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Number of US. Cancer Survivors to Jump in the Next Decade

Thanks to recent advancements in diagnosis and treatment of cancer, more Americans are being successfully treated for cancer than before, leading to the fast growth in the number of cancer survivors.

However as this trend progresses, so do the psychological and medical problems associated with cancer and its treatment, according to a new study by the American Cancer Society.

A cancer survivor, as defined in the study, is a person who is receiving treatment or has been successfully treated for cancer.

Study Author Kevin Stein, who is the vice president of the Behavioral Research Center for the American Cancer Society, mentioned that these cancer treatments are causing some serious adverse effects on the survivors.

Study Author Kim Miller, who is an epidemiologist at the American Cancer Society noted, in an interview with CBS News, that many cancer survivors suffer long-term physical, psychological, and socio-economic issues associated with cancer, and this study is pertinent for public health agencies as well as health policy makers in understanding the various dimensions to cancer, its effects on survivors, and the appropriate treatments.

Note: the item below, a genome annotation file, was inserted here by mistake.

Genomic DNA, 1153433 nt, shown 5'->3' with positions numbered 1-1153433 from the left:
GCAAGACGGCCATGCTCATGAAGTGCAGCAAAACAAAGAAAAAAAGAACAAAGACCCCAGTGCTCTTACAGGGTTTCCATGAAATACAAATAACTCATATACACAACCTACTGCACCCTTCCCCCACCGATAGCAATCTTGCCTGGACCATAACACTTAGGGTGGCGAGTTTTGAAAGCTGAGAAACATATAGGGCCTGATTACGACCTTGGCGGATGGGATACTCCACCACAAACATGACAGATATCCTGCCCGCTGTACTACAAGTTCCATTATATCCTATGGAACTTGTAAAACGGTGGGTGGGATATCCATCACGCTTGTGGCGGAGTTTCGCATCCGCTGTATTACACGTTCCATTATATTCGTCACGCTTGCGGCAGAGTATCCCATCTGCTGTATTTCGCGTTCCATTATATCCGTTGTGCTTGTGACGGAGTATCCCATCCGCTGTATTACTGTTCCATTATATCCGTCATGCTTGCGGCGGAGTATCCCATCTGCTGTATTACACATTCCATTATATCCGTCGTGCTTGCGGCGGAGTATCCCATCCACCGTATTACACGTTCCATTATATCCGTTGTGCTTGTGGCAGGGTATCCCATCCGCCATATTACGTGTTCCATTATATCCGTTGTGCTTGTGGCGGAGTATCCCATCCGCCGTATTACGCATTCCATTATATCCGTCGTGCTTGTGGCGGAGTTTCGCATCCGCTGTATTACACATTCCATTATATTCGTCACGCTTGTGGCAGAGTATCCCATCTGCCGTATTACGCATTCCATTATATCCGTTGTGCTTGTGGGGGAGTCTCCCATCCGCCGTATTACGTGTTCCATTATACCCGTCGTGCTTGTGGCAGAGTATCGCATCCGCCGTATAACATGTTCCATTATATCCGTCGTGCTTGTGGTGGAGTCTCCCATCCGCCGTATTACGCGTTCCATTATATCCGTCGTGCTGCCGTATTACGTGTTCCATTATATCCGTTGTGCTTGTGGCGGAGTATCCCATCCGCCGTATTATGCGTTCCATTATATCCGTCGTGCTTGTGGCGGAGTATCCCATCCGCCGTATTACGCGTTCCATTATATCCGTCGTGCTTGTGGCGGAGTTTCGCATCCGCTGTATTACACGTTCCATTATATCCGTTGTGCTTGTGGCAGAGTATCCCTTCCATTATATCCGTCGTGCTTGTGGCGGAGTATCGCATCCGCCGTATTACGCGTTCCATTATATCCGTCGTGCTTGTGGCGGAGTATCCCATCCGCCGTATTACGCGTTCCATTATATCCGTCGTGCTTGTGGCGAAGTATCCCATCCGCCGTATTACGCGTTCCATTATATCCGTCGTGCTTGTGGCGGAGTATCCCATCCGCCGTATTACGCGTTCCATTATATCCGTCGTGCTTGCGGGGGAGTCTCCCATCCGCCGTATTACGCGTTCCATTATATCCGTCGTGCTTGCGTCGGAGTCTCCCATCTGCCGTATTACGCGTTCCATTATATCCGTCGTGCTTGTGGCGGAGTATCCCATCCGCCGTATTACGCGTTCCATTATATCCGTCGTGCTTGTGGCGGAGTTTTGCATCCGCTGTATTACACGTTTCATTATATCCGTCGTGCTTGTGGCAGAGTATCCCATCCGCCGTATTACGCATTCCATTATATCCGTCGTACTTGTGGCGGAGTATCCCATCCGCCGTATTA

Notable points from the study are highlighted below;

  • There are over 15.5 million people living with cancer in the US, and this number will likely increase to 20 million in a decade.
  • Approximately one-third of cancer survivors in the US were diagnosed within the 5 years prior, and over half were diagnosed within the previous 10 years. Long-term survivors being those who are 5, 10, 15, and 20 years passed the time of their original diagnosis.
  • Some of the adverse effects are long-term, occurring many months to years after completing treatment. Some of these effects are cognitive problems, heart disease, nerve damage, and osteoporosis.
  • Long term physical and psychological effects include depression, anxiety, fatigue, and nerve pain. A lot of these manifesting right from the beginning when patients are newly diagnosed and persist even after completion of treatment.

The study findings were published over a year ago in the journal, A Cancer Journal for Clinicians. The research team hopes that these findings will enable researchers and physicians better understand the needs of survivors and better tackle them holistically.



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